S: I guess “Under Cover” gets to join the hallowed company of EXO’s “Monster” and Monsta X’s “Trespass” in the This Song Slaps As Long As I Don’t Think About the Lyrics Too Much Club. I’ll be honest, I didn’t check a translation of the song before putting it on my best list. I had no clue what it was about. Espionage, maybe? But like really in-your-face spying with little subtlety. Regardless of questionable content, this song is basically the K-pop equivalent of a kick to the head. Combining hip hop swagger with a heavy metal-esque guitar line, it’s a blast of pure energy. A.C.E.’s more EDM-inspired songs failed to capture my interest, but give me a killer rock instrumental on a dance track, and I’m in. I’m even willing to forgive some creepiness.

8. “Vibe” – 1Team

A: A lot of times with idol groups, more is more. More members, more noise, more dancing—you get the idea. But 1Team kept it simple with their debut single “Vibe.” It’s just one team with five members doing the shoot dance in an empty pool. If you thought YOLO songs were played out, you’re probably right, except in this case. This has to be one of the most endearing songs about partying and living in the moment out there. Similar to Winner, they also manage to seem cool even when they behave like cute goofballs. With “Vibe,” 1Team effortlessly displays their personality and talent, and we hope to see a lot more of their vibe this year. 

S: What is the titular “vibe” 1Team is espousing? I’m not sure. Maybe something about wearing pastels and doing meme dances. Whatever it is, I’m a fan. Laidback without approaching lethargic territory, “Vibe” is a party anthem for those of us who don’t live life in the fast lane. It’s a quirky debut from a group I’m excited to heart more from.

7. “Want” – Taemin

A: Somehow we’ve managed to write a blog heavy on K-pop content for over two years without gushing over Taemin. His music, dancing and aura transport me to some sort of underground queer club where nothing makes sense to me, but everyone looks super cool. His come-hither looks are as ethereal as they are sultry. Taemin doesn’t just have a vibe; he is a vibe. 

Putting my nonsense gushing aside, “Want” is actually one of the weaker Taemin offerings for me. It has the sexy groove, sleek look and fluid dance moves that we’ve come to expect from him, but it maybe feels a bit too expected. Like I said, he’s known for a sleek look and fluid dance moves, so is it really a stretch for this guy to be hanging out with snakes slithering on him, or lounging seductively in a room with dense fog? Still, even one of our least favorite Taemin title tracks cracked the top 10 of our best songs list. As long as Taemin is out there Taemining, we’re very happy people.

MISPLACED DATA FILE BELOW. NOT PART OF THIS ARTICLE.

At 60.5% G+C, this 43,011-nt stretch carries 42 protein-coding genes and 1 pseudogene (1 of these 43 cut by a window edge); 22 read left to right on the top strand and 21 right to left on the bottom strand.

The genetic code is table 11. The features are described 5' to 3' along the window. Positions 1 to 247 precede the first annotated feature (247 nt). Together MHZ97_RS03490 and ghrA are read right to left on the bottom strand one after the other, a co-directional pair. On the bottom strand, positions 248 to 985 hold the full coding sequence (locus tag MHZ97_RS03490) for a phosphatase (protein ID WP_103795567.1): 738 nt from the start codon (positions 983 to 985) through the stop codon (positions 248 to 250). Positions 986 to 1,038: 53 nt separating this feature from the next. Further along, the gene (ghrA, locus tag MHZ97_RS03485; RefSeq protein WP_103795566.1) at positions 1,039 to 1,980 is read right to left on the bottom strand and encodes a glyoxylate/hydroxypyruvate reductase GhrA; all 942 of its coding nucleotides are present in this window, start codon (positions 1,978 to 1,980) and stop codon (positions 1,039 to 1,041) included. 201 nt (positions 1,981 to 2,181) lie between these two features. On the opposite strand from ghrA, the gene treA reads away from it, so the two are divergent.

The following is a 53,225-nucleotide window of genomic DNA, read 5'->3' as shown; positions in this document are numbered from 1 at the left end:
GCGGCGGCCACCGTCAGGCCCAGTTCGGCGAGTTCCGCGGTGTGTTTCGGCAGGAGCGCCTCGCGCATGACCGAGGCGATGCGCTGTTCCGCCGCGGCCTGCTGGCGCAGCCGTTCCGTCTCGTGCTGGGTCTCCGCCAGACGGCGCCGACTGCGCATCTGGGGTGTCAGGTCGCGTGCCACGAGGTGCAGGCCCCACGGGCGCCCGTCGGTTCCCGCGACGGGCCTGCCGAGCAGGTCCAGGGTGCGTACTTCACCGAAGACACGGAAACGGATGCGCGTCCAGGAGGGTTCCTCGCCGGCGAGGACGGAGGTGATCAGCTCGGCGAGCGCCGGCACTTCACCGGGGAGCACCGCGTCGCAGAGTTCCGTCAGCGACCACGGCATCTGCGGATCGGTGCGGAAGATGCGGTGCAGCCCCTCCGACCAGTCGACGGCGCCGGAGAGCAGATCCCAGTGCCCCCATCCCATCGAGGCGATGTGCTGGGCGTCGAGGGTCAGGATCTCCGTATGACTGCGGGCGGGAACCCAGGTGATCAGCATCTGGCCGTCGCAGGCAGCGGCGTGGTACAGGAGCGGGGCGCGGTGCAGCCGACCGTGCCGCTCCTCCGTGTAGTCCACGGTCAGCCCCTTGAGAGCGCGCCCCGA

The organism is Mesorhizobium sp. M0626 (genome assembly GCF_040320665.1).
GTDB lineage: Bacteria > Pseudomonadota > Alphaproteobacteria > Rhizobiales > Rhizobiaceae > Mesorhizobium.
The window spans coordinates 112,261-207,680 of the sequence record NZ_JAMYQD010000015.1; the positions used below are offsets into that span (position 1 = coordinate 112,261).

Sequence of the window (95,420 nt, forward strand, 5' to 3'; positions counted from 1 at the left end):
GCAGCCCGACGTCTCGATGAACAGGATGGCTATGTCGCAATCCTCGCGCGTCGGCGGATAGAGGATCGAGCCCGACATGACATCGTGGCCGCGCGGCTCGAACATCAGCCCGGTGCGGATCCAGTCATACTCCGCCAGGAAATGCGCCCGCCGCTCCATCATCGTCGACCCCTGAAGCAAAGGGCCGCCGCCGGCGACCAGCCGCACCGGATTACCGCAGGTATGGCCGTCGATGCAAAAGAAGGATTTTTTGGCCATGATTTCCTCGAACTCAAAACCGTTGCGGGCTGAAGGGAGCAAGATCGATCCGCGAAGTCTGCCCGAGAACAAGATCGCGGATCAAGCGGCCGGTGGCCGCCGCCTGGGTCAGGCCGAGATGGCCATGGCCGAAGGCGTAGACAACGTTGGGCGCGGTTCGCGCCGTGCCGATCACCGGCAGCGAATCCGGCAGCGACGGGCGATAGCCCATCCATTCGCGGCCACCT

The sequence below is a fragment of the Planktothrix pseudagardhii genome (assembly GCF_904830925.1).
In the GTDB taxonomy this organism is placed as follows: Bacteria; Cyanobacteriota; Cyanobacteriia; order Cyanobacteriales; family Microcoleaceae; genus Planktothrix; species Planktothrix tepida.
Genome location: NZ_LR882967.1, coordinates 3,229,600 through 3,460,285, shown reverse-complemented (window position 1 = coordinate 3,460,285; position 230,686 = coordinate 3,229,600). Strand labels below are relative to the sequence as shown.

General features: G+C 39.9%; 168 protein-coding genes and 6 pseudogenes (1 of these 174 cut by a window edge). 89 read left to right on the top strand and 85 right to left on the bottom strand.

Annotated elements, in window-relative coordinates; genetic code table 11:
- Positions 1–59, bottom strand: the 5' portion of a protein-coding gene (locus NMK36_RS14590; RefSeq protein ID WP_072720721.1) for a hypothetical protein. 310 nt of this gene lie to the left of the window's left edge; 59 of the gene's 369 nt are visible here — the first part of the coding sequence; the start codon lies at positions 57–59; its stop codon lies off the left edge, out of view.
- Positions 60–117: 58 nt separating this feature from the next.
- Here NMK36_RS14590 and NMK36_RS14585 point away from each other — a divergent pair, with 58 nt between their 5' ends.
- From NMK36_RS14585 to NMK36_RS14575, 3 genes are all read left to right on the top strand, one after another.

S: Amanda pretty much said it all. “Want” is undeniably a Taemin track. It’s sleek, sultry and a little off-putting at times. Classic Taemin! But maybe too classic. The singer has been sleek, sultry and a little off-putting for much of his solo career, and it’s often in service of songs that are more exciting. But even when Taemin is phoning it in a little, he’s still excellent. Obviously, I enjoy “Want” (it’s hot, hot), but while it’s undeniably Taemin, it’s not peak Taemin. 

6. “Lalalay” – Sunmi

A: Sunmi consistently cranks out catchy hits and iconic dance moves, but what really makes her exciting is that she isn’t afraid to get super weird and explore bold concepts. Her butterflies, wig twirling and cheeky wordplay add up to another anthem empowering women to fly above naysayers. 

S: You can always count on Sunmi to deliver songs that are both catchy and clever. As with most of her tracks, a large portion of what makes “Lalalay” great comes from breaking down the lyrics. The “lalalay” of the chorus plays with Korean slang for party girls (nallari); the Taepyungso, a traditional wind instrument that features heavily; and “nal-la,” which means “to fly.” The result is a charming takedown of critics and a reassertion of Sunmi’s individuality and influence. The music video is fittingly weird with striking imagery (and Sunmi clones) to spare. 

5. “Home” – Seventeen

A: When we were ripping on “Hit” in our August best and worst list, I contrasted that song with “Home,” which I described as “both big and spare, catchy and intimate, making it an innovative, refreshing song.” It’s this innovation that propelled “Home” to the number one spot on my year-end list. Stephanie and I may not like everything Seventeen makes, but we have mad respect. This group should not work. I mean, even though they’re four short of seventeen, there’s still way too many of them. Plus, they’re at Pledis, a notoriously shitty company. But they manage to give every single person a chance to shine while experimenting with their sound. 

S: Seventeen pulls off the impossible in “Home.” In a song that has essentially no rap parts, the members of its hip hop unit feel necessary, crucial even. It’s even more impressive when you consider that with 13 members, the track finds a place for everyone. It’s kinda insane how balanced it is, and that diversity of voices definitely elevates “Home.” Mixing a traditional ballad and modern R&B, it feels like a symphony of opposites. It’s powerful yet subdued. It’s full of warmth, but also longing. This is the emotive, atmospheric vibe that I’m always excited to see being experimented with in K-pop.

4. “Boy with Luv” – BTS

A: Deceptively sweet, “Boy with Luv” might be as much of a thank you letter as an identity crisis. Beneath the smiles, frothy aesthetic and clumsy English that everyone expects of K-pop is a group worried that their identity has been completely subsumed by a persona imposed on them. The song voices the Bangtan boys’ concern that the depth and solemnity of their trilogy on self-love has been stripped away as they’ve come to care only about receiving the love and adoration of fans who have helped them climb to the top of the music world.